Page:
Viruses. Samples of 60 honey bees collected from the outer frames of the brood chamber were homogenized in 12 mL of GITC buffer [41]. An aliquot of 200 μL was used to isolate total RNA using NucleoSpin®RNA kit following manufacturer instructions (Macherey-Nagel Gmbh & Co. KG, Düren, Germany). cDNA was synthesized from 800 ng of total RNA for 20 minutes at 46°C in a final volume of 20 μL using the iScript cDNA synthesis kit (Bio-Rad laboratories, Hercules, USA). cDNA was diluted with 60 μL of molecular grade water to a total of 80 μL, from which three μL were used for qPCR quantification. Quantification of Black Queen Cell Virus (BQCV), Deformed Wing Virus type A (DWV-A), Deformed Wing Virus type B (DWV-B), Sacbrood Virus (SBV), and Israeli Acute Paralysis Virus (IAPV) were determined by real-time PCR using previously published primers (S1 Table) and SSoAdvanced™ Universal SYBR® Green Supermix (Bio-Rad Laboratories, Hercules, USA). Amplification assays were performed in triplicate employing approximately 30ng of cDNA in a CFX384 Touch™ Real-Time Detection System (Bio-Rad Laboratories, Hercules, USA). Standard curves were prepared from plasmids harboring the target/reference gene amplicons with copy numbers diluted from 107 to 102. PCR conditions were 3 min at 95°C for initial denaturation/enzyme activation followed by 40 cycles of 10 seconds at 95°C and 30 seconds at 60°C (except IAPV, where annealing/extension was 45 seconds at 60°C). Specificity was checked by performing a melt-curve analysis from 65–95°C with increments of 0.5°C at 2 seconds/step. Quantitative PCR data for the five viruses and L. passim were analyzed with the CFX Manager™ Software (Bio-Rad Laboratories, Hercules, USA) and exported to an Excel spreadsheet (Microsoft Corporation, Redmond, USA) to calculate copy numbers.

Overwintering success.

Gross colony weight and colony cluster size were recorded at two time points: in the fall, immediately before colonies were insulated for wintering outdoors, or prior to being moved indoors into a wintering facility; and in the spring, immediately after insulated wraps were removed from outdoor wintered colonies or after colonies were moved out of wintering rooms. Total gross colony weight was recorded using a battery-operated digital platform scale (e.g. Adam Platform-weighing Scale, 150 kg capacity, or equivalent). The cluster score was evaluated early in the morning or when the temperature was < 5°C, to ensure the cluster had not broken and flight had not yet begun. Colonies with any number of surviving bees plus a queen were recorded as surviving in April of the following year.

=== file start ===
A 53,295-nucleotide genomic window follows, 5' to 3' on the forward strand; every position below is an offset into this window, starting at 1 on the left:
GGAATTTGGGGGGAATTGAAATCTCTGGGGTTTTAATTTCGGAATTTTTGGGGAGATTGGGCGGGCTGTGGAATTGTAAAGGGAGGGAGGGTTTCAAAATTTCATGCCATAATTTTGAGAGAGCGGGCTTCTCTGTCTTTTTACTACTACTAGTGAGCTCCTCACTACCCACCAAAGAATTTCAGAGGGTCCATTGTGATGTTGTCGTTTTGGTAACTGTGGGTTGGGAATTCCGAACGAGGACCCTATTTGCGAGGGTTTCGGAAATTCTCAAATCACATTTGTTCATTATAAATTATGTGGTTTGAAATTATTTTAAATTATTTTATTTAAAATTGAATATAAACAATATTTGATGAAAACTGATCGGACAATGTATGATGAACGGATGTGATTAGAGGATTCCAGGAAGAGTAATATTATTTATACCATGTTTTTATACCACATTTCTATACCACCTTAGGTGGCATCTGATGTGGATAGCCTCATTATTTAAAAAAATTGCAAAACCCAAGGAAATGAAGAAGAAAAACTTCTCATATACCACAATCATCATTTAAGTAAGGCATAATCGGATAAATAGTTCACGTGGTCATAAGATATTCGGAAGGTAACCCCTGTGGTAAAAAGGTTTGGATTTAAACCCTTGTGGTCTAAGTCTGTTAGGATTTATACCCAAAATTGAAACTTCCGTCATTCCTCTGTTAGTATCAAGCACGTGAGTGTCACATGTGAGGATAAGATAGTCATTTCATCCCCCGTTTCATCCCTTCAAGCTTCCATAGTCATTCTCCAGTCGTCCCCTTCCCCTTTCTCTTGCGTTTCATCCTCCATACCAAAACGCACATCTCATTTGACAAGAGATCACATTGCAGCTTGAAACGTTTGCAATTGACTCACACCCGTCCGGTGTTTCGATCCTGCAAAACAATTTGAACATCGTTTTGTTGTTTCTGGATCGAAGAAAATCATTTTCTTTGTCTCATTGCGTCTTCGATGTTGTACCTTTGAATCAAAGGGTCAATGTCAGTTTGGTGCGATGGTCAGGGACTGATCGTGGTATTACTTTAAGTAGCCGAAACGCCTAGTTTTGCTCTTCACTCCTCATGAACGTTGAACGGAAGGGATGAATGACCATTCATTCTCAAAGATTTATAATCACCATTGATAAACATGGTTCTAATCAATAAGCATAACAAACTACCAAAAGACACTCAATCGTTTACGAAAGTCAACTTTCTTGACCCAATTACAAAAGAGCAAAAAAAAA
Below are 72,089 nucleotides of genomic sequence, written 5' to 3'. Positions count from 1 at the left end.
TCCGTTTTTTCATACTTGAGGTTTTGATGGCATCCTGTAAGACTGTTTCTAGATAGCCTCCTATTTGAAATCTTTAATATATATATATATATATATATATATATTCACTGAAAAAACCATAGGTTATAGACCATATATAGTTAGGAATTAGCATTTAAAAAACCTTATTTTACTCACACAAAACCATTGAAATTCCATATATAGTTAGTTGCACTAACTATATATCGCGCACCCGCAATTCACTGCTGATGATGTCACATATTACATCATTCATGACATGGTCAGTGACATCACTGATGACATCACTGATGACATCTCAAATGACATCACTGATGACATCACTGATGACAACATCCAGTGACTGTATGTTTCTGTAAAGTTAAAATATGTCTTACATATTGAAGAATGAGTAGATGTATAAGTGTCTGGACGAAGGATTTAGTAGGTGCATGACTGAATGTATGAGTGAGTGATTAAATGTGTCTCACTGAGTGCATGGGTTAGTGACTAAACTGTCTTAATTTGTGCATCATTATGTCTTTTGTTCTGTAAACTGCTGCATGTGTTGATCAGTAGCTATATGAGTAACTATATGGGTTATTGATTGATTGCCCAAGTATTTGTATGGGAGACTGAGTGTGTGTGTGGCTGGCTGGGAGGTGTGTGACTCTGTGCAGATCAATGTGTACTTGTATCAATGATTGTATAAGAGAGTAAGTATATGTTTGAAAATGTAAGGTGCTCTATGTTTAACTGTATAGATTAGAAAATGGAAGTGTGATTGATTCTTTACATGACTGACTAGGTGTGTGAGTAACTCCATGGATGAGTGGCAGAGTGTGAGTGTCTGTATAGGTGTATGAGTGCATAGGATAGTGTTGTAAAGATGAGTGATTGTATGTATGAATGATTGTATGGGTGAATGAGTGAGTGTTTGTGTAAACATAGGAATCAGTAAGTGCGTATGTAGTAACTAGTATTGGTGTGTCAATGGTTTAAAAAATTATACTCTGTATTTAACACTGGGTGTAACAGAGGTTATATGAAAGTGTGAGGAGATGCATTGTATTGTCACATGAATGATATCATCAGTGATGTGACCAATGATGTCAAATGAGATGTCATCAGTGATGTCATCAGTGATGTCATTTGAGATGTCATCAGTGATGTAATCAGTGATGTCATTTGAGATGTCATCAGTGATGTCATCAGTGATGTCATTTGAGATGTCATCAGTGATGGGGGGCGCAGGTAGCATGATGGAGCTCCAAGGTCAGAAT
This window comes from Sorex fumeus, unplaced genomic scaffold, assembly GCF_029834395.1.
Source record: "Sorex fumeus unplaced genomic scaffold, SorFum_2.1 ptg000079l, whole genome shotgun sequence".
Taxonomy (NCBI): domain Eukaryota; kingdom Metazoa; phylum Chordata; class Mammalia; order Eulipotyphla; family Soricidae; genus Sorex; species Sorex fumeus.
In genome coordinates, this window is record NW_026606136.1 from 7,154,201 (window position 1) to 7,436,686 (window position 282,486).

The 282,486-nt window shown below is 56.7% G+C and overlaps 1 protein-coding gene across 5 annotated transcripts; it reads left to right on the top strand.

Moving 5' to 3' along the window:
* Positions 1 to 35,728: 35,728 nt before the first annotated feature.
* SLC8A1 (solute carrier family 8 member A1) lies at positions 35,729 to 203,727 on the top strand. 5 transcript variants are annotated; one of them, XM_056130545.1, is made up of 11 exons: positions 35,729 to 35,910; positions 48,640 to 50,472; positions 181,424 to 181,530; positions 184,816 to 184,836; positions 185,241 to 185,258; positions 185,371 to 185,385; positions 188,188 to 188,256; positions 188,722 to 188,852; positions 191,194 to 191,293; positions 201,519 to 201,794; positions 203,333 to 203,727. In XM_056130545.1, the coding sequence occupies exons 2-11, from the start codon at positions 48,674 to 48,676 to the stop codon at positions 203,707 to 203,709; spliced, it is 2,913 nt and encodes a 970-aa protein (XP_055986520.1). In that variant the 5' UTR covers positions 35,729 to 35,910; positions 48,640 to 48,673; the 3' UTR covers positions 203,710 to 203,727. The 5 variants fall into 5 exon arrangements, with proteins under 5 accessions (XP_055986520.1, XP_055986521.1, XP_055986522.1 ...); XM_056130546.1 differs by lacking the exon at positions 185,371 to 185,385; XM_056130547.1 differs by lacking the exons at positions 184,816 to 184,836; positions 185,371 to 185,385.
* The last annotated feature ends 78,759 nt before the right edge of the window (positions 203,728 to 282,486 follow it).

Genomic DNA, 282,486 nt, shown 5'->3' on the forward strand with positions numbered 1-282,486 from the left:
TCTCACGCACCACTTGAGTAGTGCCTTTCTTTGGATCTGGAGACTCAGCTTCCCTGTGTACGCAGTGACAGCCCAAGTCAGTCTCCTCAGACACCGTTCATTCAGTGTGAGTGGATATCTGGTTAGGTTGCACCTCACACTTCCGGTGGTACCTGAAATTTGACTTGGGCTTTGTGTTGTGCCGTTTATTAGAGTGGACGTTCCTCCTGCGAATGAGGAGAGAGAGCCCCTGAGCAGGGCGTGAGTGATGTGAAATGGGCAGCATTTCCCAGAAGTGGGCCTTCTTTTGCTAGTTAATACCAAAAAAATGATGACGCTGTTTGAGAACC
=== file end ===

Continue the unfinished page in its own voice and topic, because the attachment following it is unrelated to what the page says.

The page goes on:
Statistical analysis

All response variables (Table 2) were tested for normality and homogeneity of variance. Final mite population, instantaneous honey production, fall and spring colony weight, Nosema spp. spore count, L. passim and viruses copy numbers were log10 transformed. V. destructor phoretic load (mites per 100 bees) was transformed into proportion data dividing by 100. Total honey, as well as fall and spring colony cluster size were square root transformed, and mid-summer sealed brood population was divided by 10 000. To allow for comparison between both experimental years, data for pre- and post-winter phenotypes from colonies managed as double brood chamber units in the first year were excluded from the analysis. All data analyses were performed using R software [42].

Simple correlation analyses of pathogens and colony-level phenotypes was performed using Spearman’s Rho statistic with Bonferroni correction for multiple tests, using the corrplot package and cor function.

Response variables were compared among locations using ANOVA with apiary as a random variable, followed by Tukey’s HSD test. For models including pre- and post-winter phenotypes, colony size (i.e., single vs. double brood chamber) was included as a fixed factor and found to have a significant effect.

Linear regression analysis was used to investigate the effect of pathogen load on productivity (i.e., sealed brood and honey production) and colony-level pre- and post-winter phenotypes (i.e., fall and spring colony weight and cluster size). Pathogen abundance (explanatory variable) was regressed separately against each phenotype (dependent variable) with location added as a random factor and apiary nested within location. Where appropriate, colony size (i.e., single or double brood chamber) and tier were added as fixed factors. We also investigated the effect of social immunity/parasite resistance (i.e., hygienic behavior, correlates of grooming and V. destructor resistance) on pathogen load. In this case, social immunity/parasite resistance were included in the model as explanatory variables and fitted separately to each pathogen. Similarly, location was added as a random factor with apiary nested within location, and colony size and tier were added as fixed factors where appropriate. All linear regression analyses were carried out using lm4 package.